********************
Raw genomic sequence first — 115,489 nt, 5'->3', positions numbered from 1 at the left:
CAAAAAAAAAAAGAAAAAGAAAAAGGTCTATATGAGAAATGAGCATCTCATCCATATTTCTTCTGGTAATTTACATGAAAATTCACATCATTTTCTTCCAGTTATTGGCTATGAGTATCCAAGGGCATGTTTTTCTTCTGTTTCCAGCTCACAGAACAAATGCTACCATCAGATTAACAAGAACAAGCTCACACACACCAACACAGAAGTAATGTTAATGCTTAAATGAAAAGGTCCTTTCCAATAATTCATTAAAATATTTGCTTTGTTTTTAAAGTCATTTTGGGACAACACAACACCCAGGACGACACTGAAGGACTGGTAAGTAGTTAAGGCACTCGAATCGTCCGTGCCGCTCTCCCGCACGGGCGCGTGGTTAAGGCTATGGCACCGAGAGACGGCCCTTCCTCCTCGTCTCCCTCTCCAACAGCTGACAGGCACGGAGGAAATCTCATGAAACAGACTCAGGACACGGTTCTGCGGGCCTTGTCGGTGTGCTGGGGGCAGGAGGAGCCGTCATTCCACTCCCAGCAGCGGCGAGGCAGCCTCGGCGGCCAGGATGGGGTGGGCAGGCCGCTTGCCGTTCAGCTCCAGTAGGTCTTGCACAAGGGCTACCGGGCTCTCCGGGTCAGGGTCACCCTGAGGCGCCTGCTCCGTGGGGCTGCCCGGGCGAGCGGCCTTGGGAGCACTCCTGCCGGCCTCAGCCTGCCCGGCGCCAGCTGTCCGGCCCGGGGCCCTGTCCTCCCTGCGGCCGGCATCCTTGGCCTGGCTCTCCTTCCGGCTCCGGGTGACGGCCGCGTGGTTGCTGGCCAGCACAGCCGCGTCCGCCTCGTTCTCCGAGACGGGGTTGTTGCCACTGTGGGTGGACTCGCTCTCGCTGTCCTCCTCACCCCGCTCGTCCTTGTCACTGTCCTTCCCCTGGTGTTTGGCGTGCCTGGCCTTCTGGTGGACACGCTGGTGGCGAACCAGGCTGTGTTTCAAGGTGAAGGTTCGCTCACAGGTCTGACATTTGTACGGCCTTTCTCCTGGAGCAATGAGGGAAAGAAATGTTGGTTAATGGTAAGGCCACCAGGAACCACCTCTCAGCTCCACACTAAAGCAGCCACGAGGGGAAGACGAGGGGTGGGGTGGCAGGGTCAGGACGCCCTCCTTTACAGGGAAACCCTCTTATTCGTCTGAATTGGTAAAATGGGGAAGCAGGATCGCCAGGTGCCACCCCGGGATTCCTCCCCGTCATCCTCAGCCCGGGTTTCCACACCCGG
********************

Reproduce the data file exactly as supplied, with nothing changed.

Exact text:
Raw genomic sequence first — 115,489 nt, 5'->3', positions numbered from 1 at the left:
CAAAAAAAAAAAGAAAAAGAAAAAGGTCTATATGAGAAATGAGCATCTCATCCATATTTCTTCTGGTAATTTACATGAAAATTCACATCATTTTCTTCCAGTTATTGGCTATGAGTATCCAAGGGCATGTTTTTCTTCTGTTTCCAGCTCACAGAACAAATGCTACCATCAGATTAACAAGAACAAGCTCACACACACCAACACAGAAGTAATGTTAATGCTTAAATGAAAAGGTCCTTTCCAATAATTCATTAAAATATTTGCTTTGTTTTTAAAGTCATTTTGGGACAACACAACACCCAGGACGACACTGAAGGACTGGTAAGTAGTTAAGGCACTCGAATCGTCCGTGCCGCTCTCCCGCACGGGCGCGTGGTTAAGGCTATGGCACCGAGAGACGGCCCTTCCTCCTCGTCTCCCTCTCCAACAGCTGACAGGCACGGAGGAAATCTCATGAAACAGACTCAGGACACGGTTCTGCGGGCCTTGTCGGTGTGCTGGGGGCAGGAGGAGCCGTCATTCCACTCCCAGCAGCGGCGAGGCAGCCTCGGCGGCCAGGATGGGGTGGGCAGGCCGCTTGCCGTTCAGCTCCAGTAGGTCTTGCACAAGGGCTACCGGGCTCTCCGGGTCAGGGTCACCCTGAGGCGCCTGCTCCGTGGGGCTGCCCGGGCGAGCGGCCTTGGGAGCACTCCTGCCGGCCTCAGCCTGCCCGGCGCCAGCTGTCCGGCCCGGGGCCCTGTCCTCCCTGCGGCCGGCATCCTTGGCCTGGCTCTCCTTCCGGCTCCGGGTGACGGCCGCGTGGTTGCTGGCCAGCACAGCCGCGTCCGCCTCGTTCTCCGAGACGGGGTTGTTGCCACTGTGGGTGGACTCGCTCTCGCTGTCCTCCTCACCCCGCTCGTCCTTGTCACTGTCCTTCCCCTGGTGTTTGGCGTGCCTGGCCTTCTGGTGGACACGCTGGTGGCGAACCAGGCTGTGTTTCAAGGTGAAGGTTCGCTCACAGGTCTGACATTTGTACGGCCTTTCTCCTGGAGCAATGAGGGAAAGAAATGTTGGTTAATGGTAAGGCCACCAGGAACCACCTCTCAGCTCCACACTAAAGCAGCCACGAGGGGAAGACGAGGGGTGGGGTGGCAGGGTCAGGACGCCCTCCTTTACAGGGAAACCCTCTTATTCGTCTGAATTGGTAAAATGGGGAAGCAGGATCGCCAGGTGCCACCCCGGGATTCCTCCCCGTCATCCTCAGCCCGGGTTTCCACACCCGG